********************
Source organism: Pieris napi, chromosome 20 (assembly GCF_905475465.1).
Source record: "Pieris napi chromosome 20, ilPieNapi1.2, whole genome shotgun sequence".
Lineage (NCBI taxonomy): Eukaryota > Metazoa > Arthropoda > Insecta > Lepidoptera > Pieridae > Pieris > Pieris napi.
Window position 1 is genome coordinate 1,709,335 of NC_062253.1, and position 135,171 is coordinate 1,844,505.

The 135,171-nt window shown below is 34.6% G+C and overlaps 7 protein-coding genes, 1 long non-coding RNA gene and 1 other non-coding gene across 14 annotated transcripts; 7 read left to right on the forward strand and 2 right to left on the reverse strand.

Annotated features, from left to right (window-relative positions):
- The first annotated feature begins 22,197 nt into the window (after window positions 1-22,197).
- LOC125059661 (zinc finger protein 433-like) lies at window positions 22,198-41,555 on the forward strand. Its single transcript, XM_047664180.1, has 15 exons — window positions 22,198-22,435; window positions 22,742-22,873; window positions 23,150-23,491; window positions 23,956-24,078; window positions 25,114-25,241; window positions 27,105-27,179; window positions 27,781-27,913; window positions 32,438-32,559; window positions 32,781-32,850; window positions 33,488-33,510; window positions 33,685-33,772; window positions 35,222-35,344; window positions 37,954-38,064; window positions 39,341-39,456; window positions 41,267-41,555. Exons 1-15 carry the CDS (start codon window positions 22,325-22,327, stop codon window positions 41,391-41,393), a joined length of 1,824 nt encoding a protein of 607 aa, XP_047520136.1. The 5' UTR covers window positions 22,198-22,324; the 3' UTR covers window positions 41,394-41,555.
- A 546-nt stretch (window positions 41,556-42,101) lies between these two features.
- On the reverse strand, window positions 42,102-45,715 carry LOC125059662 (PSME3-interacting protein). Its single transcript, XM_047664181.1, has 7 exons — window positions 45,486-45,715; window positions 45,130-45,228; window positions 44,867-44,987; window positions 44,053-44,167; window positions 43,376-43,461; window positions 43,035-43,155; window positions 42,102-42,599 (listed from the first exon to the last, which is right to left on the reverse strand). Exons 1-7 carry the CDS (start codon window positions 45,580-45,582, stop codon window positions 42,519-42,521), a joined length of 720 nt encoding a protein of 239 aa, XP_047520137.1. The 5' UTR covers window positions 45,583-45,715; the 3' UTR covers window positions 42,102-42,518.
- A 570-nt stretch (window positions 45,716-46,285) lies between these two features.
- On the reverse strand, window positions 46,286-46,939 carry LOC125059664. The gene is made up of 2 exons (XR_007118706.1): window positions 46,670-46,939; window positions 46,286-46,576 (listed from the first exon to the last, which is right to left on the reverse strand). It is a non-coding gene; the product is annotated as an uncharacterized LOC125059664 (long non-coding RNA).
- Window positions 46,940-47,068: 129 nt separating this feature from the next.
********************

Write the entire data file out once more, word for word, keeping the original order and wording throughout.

Source organism: Pieris napi, chromosome 20 (assembly GCF_905475465.1).
Source record: "Pieris napi chromosome 20, ilPieNapi1.2, whole genome shotgun sequence".
Lineage (NCBI taxonomy): Eukaryota > Metazoa > Arthropoda > Insecta > Lepidoptera > Pieridae > Pieris > Pieris napi.
Window position 1 is genome coordinate 1,709,335 of NC_062253.1, and position 135,171 is coordinate 1,844,505.

The 135,171-nt window shown below is 34.6% G+C and overlaps 7 protein-coding genes, 1 long non-coding RNA gene and 1 other non-coding gene across 14 annotated transcripts; 7 read left to right on the forward strand and 2 right to left on the reverse strand.

Annotated features, from left to right (window-relative positions):
- The first annotated feature begins 22,197 nt into the window (after window positions 1-22,197).
- LOC125059661 (zinc finger protein 433-like) lies at window positions 22,198-41,555 on the forward strand. Its single transcript, XM_047664180.1, has 15 exons — window positions 22,198-22,435; window positions 22,742-22,873; window positions 23,150-23,491; window positions 23,956-24,078; window positions 25,114-25,241; window positions 27,105-27,179; window positions 27,781-27,913; window positions 32,438-32,559; window positions 32,781-32,850; window positions 33,488-33,510; window positions 33,685-33,772; window positions 35,222-35,344; window positions 37,954-38,064; window positions 39,341-39,456; window positions 41,267-41,555. Exons 1-15 carry the CDS (start codon window positions 22,325-22,327, stop codon window positions 41,391-41,393), a joined length of 1,824 nt encoding a protein of 607 aa, XP_047520136.1. The 5' UTR covers window positions 22,198-22,324; the 3' UTR covers window positions 41,394-41,555.
- A 546-nt stretch (window positions 41,556-42,101) lies between these two features.
- On the reverse strand, window positions 42,102-45,715 carry LOC125059662 (PSME3-interacting protein). Its single transcript, XM_047664181.1, has 7 exons — window positions 45,486-45,715; window positions 45,130-45,228; window positions 44,867-44,987; window positions 44,053-44,167; window positions 43,376-43,461; window positions 43,035-43,155; window positions 42,102-42,599 (listed from the first exon to the last, which is right to left on the reverse strand). Exons 1-7 carry the CDS (start codon window positions 45,580-45,582, stop codon window positions 42,519-42,521), a joined length of 720 nt encoding a protein of 239 aa, XP_047520137.1. The 5' UTR covers window positions 45,583-45,715; the 3' UTR covers window positions 42,102-42,518.
- A 570-nt stretch (window positions 45,716-46,285) lies between these two features.
- On the reverse strand, window positions 46,286-46,939 carry LOC125059664. The gene is made up of 2 exons (XR_007118706.1): window positions 46,670-46,939; window positions 46,286-46,576 (listed from the first exon to the last, which is right to left on the reverse strand). It is a non-coding gene; the product is annotated as an uncharacterized LOC125059664 (long non-coding RNA).
- Window positions 46,940-47,068: 129 nt separating this feature from the next.